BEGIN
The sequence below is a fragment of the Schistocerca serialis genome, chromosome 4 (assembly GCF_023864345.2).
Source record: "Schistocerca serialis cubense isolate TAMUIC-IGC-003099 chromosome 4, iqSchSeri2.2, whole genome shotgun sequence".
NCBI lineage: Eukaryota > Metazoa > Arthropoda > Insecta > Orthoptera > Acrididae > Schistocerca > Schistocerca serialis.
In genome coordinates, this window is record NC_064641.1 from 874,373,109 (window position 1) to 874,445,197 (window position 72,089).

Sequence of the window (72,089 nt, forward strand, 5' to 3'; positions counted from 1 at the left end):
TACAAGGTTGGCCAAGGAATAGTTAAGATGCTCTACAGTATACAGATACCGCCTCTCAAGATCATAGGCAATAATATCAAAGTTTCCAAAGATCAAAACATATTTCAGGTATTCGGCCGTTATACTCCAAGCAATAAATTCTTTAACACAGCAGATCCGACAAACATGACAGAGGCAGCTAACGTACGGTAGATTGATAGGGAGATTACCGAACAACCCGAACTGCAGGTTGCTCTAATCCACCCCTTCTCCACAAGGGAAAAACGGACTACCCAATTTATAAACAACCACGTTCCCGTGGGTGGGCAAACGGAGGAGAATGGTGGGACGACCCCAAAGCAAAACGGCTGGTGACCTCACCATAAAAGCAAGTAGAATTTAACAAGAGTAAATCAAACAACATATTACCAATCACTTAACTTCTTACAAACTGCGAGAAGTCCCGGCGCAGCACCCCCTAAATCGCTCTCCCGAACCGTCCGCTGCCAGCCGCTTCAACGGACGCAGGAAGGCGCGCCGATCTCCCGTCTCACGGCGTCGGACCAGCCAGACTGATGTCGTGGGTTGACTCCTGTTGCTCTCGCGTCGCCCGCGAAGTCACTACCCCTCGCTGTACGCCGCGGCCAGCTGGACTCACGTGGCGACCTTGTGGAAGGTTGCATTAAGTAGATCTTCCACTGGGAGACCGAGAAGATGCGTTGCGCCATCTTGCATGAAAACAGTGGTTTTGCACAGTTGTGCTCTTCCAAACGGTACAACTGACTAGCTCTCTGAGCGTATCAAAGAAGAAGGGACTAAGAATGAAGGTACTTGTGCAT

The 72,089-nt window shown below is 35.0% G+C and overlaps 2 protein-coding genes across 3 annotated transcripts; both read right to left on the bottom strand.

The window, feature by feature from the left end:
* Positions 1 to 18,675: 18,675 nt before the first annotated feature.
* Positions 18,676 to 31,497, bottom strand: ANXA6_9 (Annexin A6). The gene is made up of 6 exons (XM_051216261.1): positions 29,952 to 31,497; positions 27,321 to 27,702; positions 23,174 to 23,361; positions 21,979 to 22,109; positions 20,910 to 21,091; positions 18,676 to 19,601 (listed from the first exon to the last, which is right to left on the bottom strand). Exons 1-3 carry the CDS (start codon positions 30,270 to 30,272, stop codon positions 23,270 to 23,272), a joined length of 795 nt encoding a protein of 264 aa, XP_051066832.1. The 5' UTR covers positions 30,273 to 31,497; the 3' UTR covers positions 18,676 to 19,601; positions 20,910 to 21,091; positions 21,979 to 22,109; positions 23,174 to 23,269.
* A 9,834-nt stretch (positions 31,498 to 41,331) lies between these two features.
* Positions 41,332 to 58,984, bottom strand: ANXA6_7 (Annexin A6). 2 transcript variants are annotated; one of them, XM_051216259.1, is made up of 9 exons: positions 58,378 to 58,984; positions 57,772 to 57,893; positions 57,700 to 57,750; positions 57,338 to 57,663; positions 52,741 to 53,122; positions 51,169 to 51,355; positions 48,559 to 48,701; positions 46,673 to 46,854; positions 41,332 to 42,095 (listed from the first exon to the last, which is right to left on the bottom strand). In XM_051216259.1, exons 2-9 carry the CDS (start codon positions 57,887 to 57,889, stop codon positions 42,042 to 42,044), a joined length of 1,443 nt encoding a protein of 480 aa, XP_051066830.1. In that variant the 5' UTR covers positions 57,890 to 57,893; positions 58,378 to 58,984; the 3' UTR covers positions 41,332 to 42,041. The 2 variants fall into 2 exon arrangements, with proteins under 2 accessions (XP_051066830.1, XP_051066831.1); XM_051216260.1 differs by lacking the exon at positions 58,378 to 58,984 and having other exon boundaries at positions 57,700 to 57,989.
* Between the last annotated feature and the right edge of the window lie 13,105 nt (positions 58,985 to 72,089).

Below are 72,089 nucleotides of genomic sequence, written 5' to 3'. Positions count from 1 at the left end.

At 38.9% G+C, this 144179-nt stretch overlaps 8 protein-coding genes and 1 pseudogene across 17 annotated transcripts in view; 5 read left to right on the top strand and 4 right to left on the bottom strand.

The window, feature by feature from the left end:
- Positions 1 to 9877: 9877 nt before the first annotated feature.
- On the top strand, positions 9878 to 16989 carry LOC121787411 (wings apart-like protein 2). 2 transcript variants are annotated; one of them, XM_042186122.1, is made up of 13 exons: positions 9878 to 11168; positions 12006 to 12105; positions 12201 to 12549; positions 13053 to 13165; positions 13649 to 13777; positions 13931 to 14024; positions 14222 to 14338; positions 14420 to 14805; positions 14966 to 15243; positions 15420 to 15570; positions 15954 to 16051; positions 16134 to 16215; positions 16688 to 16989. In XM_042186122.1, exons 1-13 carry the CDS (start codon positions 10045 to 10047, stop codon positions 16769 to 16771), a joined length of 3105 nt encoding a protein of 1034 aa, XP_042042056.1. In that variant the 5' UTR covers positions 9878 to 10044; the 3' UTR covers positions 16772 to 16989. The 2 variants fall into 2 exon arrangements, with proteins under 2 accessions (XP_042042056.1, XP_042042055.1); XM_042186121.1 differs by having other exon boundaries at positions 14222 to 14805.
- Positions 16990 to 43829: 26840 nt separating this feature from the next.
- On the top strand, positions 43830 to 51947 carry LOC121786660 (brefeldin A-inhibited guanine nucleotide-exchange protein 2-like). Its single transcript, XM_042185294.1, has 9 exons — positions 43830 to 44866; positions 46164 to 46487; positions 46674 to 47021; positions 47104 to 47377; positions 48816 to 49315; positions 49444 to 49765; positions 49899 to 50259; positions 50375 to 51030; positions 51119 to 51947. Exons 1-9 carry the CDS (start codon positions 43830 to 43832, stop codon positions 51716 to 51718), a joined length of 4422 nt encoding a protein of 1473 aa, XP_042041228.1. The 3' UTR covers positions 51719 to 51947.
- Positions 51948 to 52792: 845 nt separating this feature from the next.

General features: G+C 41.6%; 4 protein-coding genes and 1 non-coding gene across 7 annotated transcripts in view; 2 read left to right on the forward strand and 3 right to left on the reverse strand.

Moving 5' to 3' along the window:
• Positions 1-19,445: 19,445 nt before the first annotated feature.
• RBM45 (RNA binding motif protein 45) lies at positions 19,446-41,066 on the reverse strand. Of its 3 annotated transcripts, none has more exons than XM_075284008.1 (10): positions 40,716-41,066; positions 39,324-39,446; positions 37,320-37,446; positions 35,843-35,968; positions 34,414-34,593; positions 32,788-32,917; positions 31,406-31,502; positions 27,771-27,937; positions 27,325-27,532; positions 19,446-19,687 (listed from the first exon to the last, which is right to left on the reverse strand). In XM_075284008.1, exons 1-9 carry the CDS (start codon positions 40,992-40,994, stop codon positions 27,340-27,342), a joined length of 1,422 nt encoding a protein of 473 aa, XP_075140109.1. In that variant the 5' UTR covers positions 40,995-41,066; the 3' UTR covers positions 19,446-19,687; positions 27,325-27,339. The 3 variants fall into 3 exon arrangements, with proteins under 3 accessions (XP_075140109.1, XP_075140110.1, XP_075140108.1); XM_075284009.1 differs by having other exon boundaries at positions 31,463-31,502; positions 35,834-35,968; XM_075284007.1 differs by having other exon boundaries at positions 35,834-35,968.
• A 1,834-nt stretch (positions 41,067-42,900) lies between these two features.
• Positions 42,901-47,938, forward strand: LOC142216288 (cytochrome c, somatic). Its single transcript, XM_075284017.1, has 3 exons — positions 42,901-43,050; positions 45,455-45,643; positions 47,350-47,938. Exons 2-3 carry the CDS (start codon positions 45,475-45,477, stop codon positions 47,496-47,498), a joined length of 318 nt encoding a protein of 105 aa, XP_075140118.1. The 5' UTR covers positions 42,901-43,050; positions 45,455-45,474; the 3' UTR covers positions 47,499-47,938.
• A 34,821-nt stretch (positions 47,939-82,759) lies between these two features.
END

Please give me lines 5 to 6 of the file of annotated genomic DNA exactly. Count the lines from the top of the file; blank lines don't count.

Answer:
Sequence of the window (72,089 nt, forward strand, 5' to 3'; positions counted from 1 at the left end):
TACAAGGTTGGCCAAGGAATAGTTAAGATGCTCTACAGTATACAGATACCGCCTCTCAAGATCATAGGCAATAATATCAAAGTTTCCAAAGATCAAAACATATTTCAGGTATTCGGCCGTTATACTCCAAGCAATAAATTCTTTAACACAGCAGATCCGACAAACATGACAGAGGCAGCTAACGTACGGTAGATTGATAGGGAGATTACCGAACAACCCGAACTGCAGGTTGCTCTAATCCACCCCTTCTCCACAAGGGAAAAACGGACTACCCAATTTATAAACAACCACGTTCCCGTGGGTGGGCAAACGGAGGAGAATGGTGGGACGACCCCAAAGCAAAACGGCTGGTGACCTCACCATAAAAGCAAGTAGAATTTAACAAGAGTAAATCAAACAACATATTACCAATCACTTAACTTCTTACAAACTGCGAGAAGTCCCGGCGCAGCACCCCCTAAATCGCTCTCCCGAACCGTCCGCTGCCAGCCGCTTCAACGGACGCAGGAAGGCGCGCCGATCTCCCGTCTCACGGCGTCGGACCAGCCAGACTGATGTCGTGGGTTGACTCCTGTTGCTCTCGCGTCGCCCGCGAAGTCACTACCCCTCGCTGTACGCCGCGGCCAGCTGGACTCACGTGGCGACCTTGTGGAAGGTTGCATTAAGTAGATCTTCCACTGGGAGACCGAGAAGATGCGTTGCGCCATCTTGCATGAAAACAGTGGTTTTGCACAGTTGTGCTCTTCCAAACGGTACAACTGACTAGCTCTCTGAGCGTATCAAAGAAGAAGGGACTAAGAATGAAGGTACTTGTGCAT